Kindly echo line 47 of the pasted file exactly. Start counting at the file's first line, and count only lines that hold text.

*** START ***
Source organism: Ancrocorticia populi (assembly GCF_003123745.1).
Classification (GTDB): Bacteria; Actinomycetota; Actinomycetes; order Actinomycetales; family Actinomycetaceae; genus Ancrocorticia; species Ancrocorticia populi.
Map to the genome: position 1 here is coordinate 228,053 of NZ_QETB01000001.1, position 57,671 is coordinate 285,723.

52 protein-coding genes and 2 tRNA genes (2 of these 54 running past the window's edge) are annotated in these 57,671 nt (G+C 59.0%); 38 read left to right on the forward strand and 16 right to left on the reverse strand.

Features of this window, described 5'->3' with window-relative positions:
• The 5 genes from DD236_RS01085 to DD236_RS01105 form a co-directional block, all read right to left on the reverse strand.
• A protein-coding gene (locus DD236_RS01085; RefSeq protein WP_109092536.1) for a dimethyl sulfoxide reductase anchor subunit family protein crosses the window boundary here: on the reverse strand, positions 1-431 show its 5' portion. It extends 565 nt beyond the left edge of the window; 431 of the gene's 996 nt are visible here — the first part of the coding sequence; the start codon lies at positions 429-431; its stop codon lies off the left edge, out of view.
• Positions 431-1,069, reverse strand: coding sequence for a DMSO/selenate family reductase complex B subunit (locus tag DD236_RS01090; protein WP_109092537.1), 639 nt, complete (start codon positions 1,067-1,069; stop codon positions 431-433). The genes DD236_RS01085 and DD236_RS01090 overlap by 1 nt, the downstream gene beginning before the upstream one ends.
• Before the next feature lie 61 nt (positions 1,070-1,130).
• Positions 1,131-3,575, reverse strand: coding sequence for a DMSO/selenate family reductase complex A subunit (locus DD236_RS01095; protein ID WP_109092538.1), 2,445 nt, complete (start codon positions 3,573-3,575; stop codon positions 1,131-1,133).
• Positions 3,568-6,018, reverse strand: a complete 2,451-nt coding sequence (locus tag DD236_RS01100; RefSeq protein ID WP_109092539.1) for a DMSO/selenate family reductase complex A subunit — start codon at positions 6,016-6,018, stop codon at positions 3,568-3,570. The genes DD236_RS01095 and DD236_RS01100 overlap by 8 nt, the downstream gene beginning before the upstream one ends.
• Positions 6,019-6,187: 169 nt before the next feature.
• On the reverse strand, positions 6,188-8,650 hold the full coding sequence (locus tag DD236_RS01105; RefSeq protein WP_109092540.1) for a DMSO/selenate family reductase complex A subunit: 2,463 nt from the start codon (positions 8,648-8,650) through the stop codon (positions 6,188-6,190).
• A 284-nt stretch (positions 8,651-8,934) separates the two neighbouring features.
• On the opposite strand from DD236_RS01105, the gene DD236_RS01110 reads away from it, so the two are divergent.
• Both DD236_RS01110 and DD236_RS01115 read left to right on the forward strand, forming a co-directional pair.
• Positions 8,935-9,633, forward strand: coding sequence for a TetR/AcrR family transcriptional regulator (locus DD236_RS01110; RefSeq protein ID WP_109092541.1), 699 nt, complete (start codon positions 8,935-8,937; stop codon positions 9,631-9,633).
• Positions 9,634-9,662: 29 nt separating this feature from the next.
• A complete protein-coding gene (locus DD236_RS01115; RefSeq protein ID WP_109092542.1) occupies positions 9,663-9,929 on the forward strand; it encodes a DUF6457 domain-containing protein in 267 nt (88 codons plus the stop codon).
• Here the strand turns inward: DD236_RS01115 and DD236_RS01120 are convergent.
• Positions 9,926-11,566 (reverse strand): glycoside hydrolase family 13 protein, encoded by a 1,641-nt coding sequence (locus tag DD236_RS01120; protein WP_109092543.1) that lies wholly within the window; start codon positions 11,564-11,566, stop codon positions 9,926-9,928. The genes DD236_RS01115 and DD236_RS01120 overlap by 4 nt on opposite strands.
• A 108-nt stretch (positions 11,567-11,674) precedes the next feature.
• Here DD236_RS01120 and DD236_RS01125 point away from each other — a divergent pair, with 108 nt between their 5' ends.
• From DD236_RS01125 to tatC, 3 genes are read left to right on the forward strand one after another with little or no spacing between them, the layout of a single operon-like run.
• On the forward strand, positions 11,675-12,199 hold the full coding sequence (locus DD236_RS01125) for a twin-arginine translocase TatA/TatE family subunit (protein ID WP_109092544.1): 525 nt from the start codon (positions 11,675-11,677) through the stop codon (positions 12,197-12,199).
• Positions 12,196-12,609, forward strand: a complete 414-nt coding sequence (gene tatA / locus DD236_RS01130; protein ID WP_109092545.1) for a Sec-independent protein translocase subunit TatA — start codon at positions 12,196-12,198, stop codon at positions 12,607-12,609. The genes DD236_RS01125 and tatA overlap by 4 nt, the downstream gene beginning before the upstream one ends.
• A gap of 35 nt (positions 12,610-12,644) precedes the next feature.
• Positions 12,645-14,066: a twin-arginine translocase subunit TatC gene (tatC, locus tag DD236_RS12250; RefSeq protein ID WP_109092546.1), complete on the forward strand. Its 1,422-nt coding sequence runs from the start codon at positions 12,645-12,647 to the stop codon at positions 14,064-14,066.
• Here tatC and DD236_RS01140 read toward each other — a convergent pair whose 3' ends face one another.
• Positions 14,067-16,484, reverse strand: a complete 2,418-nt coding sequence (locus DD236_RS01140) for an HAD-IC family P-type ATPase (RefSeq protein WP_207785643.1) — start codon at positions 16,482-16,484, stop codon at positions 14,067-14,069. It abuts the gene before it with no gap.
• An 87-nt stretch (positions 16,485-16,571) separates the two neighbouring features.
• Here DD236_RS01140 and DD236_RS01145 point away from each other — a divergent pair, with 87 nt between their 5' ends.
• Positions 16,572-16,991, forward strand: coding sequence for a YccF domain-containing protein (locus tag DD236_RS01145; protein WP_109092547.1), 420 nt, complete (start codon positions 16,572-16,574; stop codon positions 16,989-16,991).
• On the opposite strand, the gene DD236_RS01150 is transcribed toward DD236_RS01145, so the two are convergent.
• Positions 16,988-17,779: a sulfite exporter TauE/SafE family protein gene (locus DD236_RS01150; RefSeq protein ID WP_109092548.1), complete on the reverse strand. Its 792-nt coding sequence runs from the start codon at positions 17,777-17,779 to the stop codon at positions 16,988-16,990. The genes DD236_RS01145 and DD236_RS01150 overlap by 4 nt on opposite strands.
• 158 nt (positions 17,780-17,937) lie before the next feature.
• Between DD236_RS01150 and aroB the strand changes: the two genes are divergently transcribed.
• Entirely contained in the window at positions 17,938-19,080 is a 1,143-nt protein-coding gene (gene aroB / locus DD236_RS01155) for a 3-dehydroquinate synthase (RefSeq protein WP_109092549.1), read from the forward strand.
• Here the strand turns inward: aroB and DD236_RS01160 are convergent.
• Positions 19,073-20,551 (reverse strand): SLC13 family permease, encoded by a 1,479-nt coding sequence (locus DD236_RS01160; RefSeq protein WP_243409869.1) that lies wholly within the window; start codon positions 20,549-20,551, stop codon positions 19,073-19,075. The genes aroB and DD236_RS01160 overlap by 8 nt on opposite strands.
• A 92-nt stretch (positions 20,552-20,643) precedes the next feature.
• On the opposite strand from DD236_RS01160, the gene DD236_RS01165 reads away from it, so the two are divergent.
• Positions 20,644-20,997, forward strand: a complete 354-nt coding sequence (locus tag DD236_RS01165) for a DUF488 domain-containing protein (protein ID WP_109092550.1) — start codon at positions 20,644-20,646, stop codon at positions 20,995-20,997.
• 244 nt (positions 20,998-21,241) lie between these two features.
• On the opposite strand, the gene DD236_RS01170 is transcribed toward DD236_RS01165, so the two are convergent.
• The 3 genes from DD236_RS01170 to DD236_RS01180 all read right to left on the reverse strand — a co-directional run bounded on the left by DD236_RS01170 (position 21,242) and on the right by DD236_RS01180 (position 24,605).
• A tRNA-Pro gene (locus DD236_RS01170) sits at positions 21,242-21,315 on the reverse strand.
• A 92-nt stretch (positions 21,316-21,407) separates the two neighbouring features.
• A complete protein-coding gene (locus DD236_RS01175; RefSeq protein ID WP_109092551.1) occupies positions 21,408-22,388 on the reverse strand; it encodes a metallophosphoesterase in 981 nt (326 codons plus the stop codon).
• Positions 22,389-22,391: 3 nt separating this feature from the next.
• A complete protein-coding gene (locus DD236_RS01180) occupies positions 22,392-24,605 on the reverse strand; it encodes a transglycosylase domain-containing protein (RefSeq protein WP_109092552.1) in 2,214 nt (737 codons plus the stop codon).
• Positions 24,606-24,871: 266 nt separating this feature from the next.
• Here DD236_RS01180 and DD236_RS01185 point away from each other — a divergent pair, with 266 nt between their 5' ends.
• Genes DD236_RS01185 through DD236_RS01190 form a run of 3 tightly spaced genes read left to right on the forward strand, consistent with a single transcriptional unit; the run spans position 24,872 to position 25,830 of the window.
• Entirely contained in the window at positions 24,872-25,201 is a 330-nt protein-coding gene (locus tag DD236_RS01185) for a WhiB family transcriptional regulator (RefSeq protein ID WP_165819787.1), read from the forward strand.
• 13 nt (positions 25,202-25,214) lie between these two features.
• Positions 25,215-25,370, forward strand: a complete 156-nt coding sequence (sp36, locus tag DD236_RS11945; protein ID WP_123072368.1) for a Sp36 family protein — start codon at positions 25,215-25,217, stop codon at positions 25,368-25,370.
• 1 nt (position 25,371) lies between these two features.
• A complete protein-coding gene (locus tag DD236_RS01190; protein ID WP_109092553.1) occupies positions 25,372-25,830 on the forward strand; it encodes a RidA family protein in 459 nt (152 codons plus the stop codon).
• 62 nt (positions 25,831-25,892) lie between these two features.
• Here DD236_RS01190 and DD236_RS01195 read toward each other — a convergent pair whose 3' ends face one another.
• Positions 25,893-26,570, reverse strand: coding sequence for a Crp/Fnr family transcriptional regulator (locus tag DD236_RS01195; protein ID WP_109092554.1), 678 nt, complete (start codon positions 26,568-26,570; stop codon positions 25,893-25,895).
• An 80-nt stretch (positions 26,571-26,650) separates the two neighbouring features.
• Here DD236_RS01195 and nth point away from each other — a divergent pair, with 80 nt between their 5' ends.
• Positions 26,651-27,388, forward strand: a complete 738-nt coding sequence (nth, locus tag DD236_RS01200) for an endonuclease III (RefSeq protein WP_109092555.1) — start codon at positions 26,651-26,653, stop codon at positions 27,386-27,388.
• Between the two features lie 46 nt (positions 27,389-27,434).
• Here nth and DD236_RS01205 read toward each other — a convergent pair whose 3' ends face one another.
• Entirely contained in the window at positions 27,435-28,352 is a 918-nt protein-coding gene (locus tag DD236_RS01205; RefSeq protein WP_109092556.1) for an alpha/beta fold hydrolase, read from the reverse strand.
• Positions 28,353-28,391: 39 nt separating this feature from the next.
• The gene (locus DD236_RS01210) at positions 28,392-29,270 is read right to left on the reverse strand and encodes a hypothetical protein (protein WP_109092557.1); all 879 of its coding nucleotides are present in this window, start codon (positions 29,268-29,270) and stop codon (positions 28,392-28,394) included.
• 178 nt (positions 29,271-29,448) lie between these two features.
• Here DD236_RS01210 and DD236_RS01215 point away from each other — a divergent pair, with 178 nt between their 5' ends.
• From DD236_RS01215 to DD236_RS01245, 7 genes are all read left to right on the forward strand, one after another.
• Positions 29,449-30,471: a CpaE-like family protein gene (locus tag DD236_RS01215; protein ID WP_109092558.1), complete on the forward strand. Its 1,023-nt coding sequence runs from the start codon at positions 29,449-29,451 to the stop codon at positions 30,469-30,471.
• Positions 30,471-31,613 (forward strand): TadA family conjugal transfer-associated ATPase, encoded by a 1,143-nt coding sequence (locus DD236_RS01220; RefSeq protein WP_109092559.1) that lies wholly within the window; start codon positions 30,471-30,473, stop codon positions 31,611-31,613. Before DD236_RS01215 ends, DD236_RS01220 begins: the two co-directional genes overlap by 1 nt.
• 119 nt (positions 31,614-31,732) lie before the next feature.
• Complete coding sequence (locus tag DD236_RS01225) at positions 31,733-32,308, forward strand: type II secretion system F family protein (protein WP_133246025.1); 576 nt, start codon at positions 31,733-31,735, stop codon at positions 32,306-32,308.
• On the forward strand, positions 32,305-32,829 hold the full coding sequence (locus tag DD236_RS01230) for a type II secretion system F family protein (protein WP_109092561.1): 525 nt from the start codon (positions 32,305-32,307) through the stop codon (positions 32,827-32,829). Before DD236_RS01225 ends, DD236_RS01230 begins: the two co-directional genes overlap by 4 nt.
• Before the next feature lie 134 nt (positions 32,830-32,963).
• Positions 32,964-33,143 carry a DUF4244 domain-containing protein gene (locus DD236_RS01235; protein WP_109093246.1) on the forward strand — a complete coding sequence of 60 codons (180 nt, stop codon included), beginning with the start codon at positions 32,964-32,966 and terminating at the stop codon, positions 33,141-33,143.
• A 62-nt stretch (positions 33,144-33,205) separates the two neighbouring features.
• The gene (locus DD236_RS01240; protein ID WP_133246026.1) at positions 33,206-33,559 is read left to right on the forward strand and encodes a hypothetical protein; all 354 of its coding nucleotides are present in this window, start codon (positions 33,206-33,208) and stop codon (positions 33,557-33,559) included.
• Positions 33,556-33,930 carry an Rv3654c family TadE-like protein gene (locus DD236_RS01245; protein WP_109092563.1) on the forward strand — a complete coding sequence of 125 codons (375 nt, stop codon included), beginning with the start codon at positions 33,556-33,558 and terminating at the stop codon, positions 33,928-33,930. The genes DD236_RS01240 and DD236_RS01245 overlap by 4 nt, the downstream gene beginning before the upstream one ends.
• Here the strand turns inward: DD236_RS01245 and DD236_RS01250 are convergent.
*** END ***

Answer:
• A tRNA-Pro gene (locus DD236_RS01170) sits at positions 21,242-21,315 on the reverse strand.